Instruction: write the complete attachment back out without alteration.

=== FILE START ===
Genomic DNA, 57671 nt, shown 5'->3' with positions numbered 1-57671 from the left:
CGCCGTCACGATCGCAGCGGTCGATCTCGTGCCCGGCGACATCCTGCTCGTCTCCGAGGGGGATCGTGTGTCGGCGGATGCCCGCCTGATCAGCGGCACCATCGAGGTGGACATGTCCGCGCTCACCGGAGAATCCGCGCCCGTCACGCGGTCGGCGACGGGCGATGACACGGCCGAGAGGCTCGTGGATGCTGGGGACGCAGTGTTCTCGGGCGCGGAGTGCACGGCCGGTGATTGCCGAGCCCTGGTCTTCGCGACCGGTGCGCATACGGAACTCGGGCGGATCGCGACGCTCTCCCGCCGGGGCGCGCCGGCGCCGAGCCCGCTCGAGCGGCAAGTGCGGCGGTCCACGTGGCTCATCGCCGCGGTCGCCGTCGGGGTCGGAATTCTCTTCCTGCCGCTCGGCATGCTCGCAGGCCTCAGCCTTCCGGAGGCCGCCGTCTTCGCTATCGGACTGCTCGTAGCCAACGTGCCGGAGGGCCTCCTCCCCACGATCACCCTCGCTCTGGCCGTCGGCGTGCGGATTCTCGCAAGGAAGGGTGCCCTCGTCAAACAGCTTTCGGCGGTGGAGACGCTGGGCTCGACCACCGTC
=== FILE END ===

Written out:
Genomic DNA, 57671 nt, shown 5'->3' with positions numbered 1-57671 from the left:
CGCCGTCACGATCGCAGCGGTCGATCTCGTGCCCGGCGACATCCTGCTCGTCTCCGAGGGGGATCGTGTGTCGGCGGATGCCCGCCTGATCAGCGGCACCATCGAGGTGGACATGTCCGCGCTCACCGGAGAATCCGCGCCCGTCACGCGGTCGGCGACGGGCGATGACACGGCCGAGAGGCTCGTGGATGCTGGGGACGCAGTGTTCTCGGGCGCGGAGTGCACGGCCGGTGATTGCCGAGCCCTGGTCTTCGCGACCGGTGCGCATACGGAACTCGGGCGGATCGCGACGCTCTCCCGCCGGGGCGCGCCGGCGCCGAGCCCGCTCGAGCGGCAAGTGCGGCGGTCCACGTGGCTCATCGCCGCGGTCGCCGTCGGGGTCGGAATTCTCTTCCTGCCGCTCGGCATGCTCGCAGGCCTCAGCCTTCCGGAGGCCGCCGTCTTCGCTATCGGACTGCTCGTAGCCAACGTGCCGGAGGGCCTCCTCCCCACGATCACCCTCGCTCTGGCCGTCGGCGTGCGGATTCTCGCAAGGAAGGGTGCCCTCGTCAAACAGCTTTCGGCGGTGGAGACGCTGGGCTCGACCACCGTC